About This Episode
Join the StarTalk All-Stars as we investigate exoplanets in this mashup episode. To start, SETI Senior Astronomer Seth Shostak, comic co-host Chuck Nice, and astronomer Jason T. Wright explore Proxima b, our “neighboring” exoplanet, including how long it would take to get there and what makes it special. They also explore Breakthrough Starshot and the unique information about star KIC 8462852, or as Seth calls it, “Bob.” After that, join cosmochemist Natalie Starkey, Chuck, and planetary scientist Lindy Elkins-Tanton as they investigate the requirements for a planet to exist in the Goldilocks zone, the likelihood of life and possibilities of liquid water on other planets in the universe, and the formation of primordial ice in space. You’ll then hear astrobiologist David Grinspoon and Chuck answer a question from Daniel Peluso’s 8th grade class about what makes Earth unique to foster life, and the benefits of exploring Mars, a place that was once vibrant and lush. Lastly, astrophysicist Emily Rice, Chuck, and astronomy professor David Kipping talk about TRAPPIST-1: the system’s M dwarf star, the snow line and possibility of an asteroid belt, what planets would look like from the surface of others, and using radio signals to detect intelligent life.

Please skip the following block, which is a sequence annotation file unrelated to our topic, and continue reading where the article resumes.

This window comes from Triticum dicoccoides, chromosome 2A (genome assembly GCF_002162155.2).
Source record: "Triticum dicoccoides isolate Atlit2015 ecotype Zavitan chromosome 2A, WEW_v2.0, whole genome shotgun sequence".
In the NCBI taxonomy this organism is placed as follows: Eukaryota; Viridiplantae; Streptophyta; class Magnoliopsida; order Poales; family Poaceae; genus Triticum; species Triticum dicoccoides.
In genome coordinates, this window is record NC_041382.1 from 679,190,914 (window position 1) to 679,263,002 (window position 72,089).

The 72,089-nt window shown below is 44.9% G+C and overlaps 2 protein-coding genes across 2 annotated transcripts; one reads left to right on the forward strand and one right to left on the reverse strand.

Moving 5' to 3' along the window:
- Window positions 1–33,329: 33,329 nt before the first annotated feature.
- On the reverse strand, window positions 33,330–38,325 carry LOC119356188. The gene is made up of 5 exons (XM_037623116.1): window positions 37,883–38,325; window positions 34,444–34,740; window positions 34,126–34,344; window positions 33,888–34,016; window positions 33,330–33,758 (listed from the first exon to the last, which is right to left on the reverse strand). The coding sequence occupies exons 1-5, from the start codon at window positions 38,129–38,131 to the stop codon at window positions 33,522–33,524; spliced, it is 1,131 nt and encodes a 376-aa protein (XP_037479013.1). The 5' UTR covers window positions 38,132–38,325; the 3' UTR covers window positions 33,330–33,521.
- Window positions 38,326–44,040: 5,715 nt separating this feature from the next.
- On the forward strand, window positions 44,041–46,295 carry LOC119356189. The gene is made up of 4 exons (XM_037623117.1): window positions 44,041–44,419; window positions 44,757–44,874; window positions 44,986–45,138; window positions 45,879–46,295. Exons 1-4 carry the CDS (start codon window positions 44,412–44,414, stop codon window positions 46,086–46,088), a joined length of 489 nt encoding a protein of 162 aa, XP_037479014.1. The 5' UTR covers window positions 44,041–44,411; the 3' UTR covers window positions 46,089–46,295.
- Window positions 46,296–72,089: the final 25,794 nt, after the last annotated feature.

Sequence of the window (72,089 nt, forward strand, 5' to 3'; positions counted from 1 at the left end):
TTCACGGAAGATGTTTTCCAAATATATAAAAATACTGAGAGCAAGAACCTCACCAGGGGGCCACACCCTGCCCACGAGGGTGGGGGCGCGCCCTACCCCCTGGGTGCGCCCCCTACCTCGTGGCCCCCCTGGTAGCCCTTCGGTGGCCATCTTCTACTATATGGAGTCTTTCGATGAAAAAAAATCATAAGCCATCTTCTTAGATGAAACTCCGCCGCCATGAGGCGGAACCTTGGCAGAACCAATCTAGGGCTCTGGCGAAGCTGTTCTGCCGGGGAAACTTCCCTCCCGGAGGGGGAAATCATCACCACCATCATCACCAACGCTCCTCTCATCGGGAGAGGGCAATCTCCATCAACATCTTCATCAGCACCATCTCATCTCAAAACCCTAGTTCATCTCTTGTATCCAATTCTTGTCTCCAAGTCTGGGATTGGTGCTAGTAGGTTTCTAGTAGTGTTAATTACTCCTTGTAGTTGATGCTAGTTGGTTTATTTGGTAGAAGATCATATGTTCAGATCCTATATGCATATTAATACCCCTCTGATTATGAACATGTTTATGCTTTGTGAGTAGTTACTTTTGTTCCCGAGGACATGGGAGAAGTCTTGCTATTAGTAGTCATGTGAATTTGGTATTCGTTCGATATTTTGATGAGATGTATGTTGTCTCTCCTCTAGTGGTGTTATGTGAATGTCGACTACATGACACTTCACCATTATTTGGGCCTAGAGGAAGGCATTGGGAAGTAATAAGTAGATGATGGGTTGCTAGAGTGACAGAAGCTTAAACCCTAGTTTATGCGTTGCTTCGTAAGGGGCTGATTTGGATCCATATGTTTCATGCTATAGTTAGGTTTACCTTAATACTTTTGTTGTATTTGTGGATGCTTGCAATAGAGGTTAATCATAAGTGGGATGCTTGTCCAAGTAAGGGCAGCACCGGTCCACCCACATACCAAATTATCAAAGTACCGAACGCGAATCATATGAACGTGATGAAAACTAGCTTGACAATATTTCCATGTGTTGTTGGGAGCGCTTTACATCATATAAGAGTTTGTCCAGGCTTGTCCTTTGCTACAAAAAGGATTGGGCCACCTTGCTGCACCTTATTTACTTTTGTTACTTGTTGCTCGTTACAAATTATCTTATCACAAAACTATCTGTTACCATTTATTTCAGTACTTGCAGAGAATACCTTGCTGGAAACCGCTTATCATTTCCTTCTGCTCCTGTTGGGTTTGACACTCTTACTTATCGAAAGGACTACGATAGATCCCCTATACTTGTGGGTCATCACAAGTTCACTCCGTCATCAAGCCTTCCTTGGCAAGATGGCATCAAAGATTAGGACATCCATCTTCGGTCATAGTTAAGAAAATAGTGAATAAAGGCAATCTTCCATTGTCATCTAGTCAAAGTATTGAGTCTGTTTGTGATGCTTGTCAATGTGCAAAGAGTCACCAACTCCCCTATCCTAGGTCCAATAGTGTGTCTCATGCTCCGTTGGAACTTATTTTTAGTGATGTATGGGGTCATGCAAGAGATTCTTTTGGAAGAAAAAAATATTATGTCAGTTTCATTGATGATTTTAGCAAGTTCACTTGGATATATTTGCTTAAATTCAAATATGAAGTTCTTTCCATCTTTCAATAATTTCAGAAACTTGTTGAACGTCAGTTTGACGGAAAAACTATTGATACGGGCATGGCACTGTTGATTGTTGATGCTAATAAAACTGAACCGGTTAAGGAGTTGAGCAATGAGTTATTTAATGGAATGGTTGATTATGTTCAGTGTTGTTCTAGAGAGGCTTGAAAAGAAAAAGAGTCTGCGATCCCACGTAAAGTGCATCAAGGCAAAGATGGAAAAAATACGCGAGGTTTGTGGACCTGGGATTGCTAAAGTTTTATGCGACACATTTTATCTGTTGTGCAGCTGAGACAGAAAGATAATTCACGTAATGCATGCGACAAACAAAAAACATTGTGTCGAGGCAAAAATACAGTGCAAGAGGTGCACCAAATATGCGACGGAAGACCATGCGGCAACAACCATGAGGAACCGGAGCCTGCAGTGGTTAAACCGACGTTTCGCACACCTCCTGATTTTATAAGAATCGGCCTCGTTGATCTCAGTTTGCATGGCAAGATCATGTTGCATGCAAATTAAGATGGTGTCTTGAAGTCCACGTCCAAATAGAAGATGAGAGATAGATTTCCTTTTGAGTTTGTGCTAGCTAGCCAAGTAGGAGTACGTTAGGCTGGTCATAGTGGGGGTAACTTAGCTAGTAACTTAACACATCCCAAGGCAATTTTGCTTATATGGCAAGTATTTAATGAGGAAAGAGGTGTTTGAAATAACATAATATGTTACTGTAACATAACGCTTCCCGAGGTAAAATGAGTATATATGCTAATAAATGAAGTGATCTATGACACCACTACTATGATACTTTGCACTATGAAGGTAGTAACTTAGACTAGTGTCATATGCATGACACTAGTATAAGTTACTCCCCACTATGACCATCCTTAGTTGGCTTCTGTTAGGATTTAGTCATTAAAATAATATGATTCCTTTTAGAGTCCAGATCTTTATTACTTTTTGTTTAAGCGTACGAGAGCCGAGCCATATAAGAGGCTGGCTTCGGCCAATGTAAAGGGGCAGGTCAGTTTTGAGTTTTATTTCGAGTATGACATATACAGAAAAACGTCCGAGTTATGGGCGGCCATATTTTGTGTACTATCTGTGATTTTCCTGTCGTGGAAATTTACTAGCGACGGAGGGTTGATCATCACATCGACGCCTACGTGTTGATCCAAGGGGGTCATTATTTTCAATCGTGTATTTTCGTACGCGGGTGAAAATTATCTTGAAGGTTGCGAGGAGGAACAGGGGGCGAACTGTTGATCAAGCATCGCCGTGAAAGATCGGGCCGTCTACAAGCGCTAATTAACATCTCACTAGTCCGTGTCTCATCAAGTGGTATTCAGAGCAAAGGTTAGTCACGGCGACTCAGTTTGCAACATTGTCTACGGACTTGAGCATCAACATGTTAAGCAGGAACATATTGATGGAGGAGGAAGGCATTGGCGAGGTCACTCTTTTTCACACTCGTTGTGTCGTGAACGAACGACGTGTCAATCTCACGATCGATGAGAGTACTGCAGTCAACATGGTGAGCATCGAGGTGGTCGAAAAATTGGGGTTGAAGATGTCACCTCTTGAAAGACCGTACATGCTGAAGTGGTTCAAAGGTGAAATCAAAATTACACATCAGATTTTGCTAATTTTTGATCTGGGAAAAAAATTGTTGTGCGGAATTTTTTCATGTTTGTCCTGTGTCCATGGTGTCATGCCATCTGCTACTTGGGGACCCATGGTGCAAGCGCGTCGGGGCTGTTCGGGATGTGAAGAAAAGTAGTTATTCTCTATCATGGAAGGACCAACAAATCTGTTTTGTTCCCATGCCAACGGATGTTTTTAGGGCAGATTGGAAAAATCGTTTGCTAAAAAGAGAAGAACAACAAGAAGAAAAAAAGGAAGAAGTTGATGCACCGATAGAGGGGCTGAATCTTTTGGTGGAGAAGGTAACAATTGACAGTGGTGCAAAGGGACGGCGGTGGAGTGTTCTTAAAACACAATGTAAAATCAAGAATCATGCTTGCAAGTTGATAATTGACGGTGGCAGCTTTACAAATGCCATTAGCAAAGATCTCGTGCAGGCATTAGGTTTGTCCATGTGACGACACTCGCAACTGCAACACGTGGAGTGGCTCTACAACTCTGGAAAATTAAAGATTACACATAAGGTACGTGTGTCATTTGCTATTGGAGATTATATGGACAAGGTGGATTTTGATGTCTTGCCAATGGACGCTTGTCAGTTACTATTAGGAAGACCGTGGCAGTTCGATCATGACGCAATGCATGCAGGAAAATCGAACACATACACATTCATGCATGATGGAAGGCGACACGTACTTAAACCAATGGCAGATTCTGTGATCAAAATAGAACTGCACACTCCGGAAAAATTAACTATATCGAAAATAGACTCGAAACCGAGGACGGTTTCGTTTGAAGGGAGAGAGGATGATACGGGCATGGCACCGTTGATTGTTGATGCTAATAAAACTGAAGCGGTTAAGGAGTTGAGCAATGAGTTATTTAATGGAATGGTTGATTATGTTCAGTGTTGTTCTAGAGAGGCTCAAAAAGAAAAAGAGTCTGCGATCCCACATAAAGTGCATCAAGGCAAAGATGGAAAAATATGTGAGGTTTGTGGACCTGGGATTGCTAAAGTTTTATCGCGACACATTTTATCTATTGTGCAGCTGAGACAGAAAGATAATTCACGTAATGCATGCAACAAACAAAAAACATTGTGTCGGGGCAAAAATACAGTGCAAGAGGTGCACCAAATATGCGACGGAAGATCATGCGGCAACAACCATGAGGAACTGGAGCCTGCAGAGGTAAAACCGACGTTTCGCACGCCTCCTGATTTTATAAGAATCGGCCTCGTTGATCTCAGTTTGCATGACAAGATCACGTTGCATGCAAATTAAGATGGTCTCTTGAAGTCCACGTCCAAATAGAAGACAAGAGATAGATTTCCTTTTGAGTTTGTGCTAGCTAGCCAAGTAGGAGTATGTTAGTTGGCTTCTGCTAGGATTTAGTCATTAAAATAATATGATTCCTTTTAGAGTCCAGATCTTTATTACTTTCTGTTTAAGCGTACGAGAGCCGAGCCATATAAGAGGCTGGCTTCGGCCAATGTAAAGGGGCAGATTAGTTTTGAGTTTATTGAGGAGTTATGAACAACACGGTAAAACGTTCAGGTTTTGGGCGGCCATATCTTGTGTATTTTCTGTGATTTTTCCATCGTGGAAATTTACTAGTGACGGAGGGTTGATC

NOTE: All-Access subscribers can listen to this entire episode commercial-free here: Exoplanets Mashup.
In This Episode
All-Stars Host, Senior Astronomer at the SETI Institute
HostNatalie Starkey, Ph.D.
All-Stars Host, Cosmochemist
All-Stars Host, Astrobiologist; Senior Scientist, Planetary Science Institute
All-Stars Host, Astrophysicist, co-founder of STARtorialist and Astronomy on Tap
GuestJason T. Wright
Associate Professor of Astronomy and Astrophysics at Penn State, member of the Center for Exoplanets and Habitable Worlds
GuestLindy Elkins-Tanton, Ph.D.
Planetary Scientist, Director of the School of Earth and Space Exploration at Arizona State University
8th Grade Science Teacher, formerly at Arroyo Vista Charter School
Assistant Professor of Astronomy at Columbia University